The M die is for bottle neck type rifles cartridges, when using cast bullets. Rifle dies dont bell/flare the case mouth.

ranger335v
September 29, 2013, 09:25 PM
only is Lyman's M expander the best design available, it's so good Redding copied it for their handgun dies and I believe RCBS did for their "cowboy" dies. Making it flare a case mouth, handgun or rifle, is simply a depth adjustment. The short second step of the expander plug is about 1/16" long and is made slightly over normal bullet diameter to insure the critical heel of flat base bullets of any kind aren't damaged during seating. Only if a lead bullet is overly large would the third step flaring part ever be needed.

While M expanders obviously aren't "necessary", they are indeed helpful. I have one for every handgun and rifle caliber I load for, .224 to .458. They work well for both jacketed and lead bullets.

Otto
September 29, 2013, 09:57 PM
He specifically states: "Thou Shalt Not Flare Case Mouths For Cast Bullets!"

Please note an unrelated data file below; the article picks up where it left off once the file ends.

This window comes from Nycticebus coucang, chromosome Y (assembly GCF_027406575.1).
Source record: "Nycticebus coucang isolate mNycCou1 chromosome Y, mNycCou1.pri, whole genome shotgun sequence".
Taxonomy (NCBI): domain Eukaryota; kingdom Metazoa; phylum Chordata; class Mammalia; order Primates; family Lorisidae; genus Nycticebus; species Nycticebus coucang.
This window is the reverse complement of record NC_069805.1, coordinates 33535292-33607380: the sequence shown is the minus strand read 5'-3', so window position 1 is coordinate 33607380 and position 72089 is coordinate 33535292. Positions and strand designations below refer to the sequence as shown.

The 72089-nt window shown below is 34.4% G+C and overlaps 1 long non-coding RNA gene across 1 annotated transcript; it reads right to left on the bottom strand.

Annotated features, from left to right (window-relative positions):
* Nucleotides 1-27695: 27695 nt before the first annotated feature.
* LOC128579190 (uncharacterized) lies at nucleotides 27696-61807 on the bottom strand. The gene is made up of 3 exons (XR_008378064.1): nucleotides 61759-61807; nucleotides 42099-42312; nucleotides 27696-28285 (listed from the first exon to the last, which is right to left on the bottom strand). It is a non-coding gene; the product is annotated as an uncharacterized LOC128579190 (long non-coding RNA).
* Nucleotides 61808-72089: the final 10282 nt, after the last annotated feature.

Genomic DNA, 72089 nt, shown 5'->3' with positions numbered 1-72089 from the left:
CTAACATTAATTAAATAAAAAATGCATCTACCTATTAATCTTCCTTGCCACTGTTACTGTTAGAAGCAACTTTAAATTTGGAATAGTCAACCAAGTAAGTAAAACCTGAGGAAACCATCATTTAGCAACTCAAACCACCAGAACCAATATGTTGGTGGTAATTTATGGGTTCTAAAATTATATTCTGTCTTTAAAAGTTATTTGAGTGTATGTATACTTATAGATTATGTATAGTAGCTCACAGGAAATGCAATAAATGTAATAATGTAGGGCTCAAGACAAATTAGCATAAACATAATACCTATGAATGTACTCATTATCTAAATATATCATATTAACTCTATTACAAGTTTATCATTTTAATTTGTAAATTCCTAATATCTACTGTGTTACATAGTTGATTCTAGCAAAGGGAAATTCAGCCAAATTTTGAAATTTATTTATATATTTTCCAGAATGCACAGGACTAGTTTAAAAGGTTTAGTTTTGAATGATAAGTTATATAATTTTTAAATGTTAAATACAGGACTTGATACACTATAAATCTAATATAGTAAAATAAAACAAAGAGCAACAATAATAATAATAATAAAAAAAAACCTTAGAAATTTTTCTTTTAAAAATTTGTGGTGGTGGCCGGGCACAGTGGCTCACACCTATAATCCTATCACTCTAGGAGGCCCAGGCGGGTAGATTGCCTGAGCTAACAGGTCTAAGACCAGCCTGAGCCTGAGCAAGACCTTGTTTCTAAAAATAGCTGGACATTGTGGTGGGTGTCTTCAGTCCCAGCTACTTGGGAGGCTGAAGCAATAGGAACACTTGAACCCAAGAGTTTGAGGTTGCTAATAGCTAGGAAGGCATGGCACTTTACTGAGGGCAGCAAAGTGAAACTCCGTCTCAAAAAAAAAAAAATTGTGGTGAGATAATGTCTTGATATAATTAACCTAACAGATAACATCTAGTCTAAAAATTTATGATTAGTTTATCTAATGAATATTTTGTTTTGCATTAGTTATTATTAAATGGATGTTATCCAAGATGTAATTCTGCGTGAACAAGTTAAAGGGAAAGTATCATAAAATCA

Yeah, he also says: "Lyman 4 die sets are the only dies manufactured that will reload cast bullets and jacketed bullets interchangeably and correctly."

Personally, I don't buy that....but you're free to believe anything you want.

Thompsoncustom
September 29, 2013, 10:00 PM
The first bullets I reloaded I used a lee classic loader and a punch to flare the case, it worked enough that they didn't lead so it can be done with many things many ways.

Arkansas Paul
September 29, 2013, 10:04 PM
Yeah, he also says: "Lyman 4 die sets are the only dies manufactured that will reload cast bullets and jacketed bullets interchangeably and correctly."